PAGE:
Regional patterns of observed sea level change: insights from a 1/4° global ocean/sea-ice hindcast

Edited: 2011-02-21
TitleRegional patterns of observed sea level change: insights from a 1/4° global ocean/sea-ice hindcast
Publication TypeJournal Article
Year of Publication2009
AuthorsLombard, A., G. Garric, and T. Penduff
JournalOcean Dynamics
Date Published06/2009
Keywordsatmospheric_pressure, ice, sea_level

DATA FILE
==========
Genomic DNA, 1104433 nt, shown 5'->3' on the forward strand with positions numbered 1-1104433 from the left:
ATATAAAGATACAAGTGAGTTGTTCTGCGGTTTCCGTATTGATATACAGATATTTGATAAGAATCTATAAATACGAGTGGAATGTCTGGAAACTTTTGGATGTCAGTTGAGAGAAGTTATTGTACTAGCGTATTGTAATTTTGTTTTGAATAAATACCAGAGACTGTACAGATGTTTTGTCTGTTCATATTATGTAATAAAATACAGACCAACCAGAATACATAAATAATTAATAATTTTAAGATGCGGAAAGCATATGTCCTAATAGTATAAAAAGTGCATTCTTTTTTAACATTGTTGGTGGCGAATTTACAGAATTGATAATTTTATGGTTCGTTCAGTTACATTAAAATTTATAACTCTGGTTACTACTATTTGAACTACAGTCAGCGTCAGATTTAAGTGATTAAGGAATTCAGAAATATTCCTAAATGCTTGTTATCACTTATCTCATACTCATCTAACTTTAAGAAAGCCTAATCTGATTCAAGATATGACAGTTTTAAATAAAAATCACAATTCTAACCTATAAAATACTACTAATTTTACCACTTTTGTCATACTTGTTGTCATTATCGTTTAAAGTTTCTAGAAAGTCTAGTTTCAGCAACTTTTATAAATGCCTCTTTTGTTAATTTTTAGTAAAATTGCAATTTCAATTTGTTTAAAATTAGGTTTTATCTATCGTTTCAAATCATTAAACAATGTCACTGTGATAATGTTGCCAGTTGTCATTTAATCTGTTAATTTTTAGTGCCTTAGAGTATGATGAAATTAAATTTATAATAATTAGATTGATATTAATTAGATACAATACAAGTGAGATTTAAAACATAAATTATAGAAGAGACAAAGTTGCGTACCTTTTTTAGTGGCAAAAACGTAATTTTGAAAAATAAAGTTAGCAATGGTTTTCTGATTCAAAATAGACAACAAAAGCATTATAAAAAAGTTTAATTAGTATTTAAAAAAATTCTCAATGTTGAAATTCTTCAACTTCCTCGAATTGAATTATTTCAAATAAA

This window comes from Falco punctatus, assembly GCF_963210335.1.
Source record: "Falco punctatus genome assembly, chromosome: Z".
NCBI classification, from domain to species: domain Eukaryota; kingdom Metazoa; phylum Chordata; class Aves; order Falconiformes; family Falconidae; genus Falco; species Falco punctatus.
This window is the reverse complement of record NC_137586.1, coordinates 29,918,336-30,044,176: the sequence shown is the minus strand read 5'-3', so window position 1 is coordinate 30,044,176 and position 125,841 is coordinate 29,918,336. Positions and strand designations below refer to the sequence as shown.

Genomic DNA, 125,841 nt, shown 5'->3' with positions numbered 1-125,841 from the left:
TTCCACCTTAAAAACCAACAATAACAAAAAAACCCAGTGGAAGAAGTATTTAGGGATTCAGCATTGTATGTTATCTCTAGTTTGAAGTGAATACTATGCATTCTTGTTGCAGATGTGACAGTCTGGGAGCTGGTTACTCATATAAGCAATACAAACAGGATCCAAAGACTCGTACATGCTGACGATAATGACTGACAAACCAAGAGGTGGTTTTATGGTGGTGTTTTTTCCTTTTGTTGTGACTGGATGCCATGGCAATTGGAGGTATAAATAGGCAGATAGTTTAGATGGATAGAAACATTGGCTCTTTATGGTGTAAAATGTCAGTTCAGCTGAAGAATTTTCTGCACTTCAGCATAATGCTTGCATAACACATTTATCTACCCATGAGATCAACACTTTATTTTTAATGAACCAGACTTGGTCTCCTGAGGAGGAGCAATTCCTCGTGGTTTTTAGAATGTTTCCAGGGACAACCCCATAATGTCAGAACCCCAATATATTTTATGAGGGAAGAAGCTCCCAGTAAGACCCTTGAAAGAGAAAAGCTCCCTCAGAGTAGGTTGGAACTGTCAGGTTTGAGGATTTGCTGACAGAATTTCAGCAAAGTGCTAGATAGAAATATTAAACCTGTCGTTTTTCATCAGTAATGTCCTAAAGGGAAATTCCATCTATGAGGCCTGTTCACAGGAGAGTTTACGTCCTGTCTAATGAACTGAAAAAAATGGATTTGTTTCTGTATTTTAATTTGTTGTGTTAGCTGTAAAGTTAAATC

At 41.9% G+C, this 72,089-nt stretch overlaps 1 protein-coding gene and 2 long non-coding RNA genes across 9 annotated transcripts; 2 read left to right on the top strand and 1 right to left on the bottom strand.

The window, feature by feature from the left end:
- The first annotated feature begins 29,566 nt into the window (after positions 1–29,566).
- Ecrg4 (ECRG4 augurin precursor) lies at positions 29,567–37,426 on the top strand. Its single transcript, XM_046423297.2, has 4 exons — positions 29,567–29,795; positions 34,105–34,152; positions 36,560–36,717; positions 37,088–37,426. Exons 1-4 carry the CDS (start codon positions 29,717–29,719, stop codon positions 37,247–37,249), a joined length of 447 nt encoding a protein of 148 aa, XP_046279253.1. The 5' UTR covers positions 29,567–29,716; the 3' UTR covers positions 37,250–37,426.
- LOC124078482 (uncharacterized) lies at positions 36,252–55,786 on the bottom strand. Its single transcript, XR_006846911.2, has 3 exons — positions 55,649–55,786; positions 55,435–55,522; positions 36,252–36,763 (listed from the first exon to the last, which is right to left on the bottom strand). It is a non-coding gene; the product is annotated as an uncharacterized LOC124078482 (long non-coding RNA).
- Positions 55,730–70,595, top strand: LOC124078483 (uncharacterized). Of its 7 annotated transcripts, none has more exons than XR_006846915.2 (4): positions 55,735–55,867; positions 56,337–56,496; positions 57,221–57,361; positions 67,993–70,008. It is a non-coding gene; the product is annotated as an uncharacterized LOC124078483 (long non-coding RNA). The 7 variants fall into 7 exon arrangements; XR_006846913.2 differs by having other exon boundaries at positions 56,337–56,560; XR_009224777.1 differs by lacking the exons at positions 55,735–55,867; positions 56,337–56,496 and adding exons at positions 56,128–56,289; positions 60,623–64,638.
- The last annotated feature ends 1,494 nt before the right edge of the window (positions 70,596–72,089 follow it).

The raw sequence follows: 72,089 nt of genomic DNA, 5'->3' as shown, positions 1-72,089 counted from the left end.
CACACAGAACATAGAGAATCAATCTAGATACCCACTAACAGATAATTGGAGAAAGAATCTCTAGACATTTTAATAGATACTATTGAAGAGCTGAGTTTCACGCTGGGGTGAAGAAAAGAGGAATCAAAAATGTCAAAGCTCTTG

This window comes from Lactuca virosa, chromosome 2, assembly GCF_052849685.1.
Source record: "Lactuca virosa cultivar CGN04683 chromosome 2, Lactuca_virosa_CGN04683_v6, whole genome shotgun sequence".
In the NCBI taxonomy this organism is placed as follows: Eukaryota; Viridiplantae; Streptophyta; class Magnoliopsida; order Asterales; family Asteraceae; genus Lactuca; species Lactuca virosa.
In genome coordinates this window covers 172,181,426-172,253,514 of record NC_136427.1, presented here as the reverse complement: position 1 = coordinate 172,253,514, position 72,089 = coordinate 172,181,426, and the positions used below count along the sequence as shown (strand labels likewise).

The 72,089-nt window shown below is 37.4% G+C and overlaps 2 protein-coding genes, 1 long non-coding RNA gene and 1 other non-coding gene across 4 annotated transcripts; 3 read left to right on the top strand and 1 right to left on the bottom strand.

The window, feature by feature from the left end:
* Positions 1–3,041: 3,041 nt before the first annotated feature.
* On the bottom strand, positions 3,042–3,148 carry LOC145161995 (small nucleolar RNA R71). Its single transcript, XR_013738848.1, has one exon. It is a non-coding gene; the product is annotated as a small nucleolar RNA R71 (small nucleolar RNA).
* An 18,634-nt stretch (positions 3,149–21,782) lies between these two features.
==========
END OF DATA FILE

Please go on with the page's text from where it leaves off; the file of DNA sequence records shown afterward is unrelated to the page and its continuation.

AbstractA global eddy-admitting ocean/sea-ice simulation driven over 1958-2004 by daily atmospheric forcing is used to evaluate spatial patterns of sea level change between 1993 and 2001. In the present study, no data assimilation is performed. The model is based on the Nucleus for European Models of the Ocean code at the 1/4° resolution, and the simulation was performed without data assimilation by the DRAKKAR project. We show that this simulation correctly reproduces the observed regional sea level trend patterns computed using satellite altimetry data over 1993-2001. Generally, we find that regional sea level change is best simulated in the tropical band and northern oceans, whereas the Southern Ocean is poorly simulated. We examine the respective contributions of steric and bottom pressure changes to the total regional sea level changes. For the steric component, we analyze separately the contributions of temperature and salinity changes as well as upper and lower ocean contributions. Generally, the model results show that most regional sea level changes arise from temperature changes in the upper 750 m of the ocean. However, contributions of salinity changes and deep steric changes can be locally important. We also propose a map of ocean bottom pressure changes. Finally, we assess the robustness of such a model by comparing this simulation with a second simulation performed by MERCATOR-Ocean based on the same core model, but differing by its short length of integration (1992-2001) and its surface forcing data set. The long simulation presents better performance over 1993-2001 than the short simulation, especially in the Southern Ocean where a long adjustment time seems to be needed.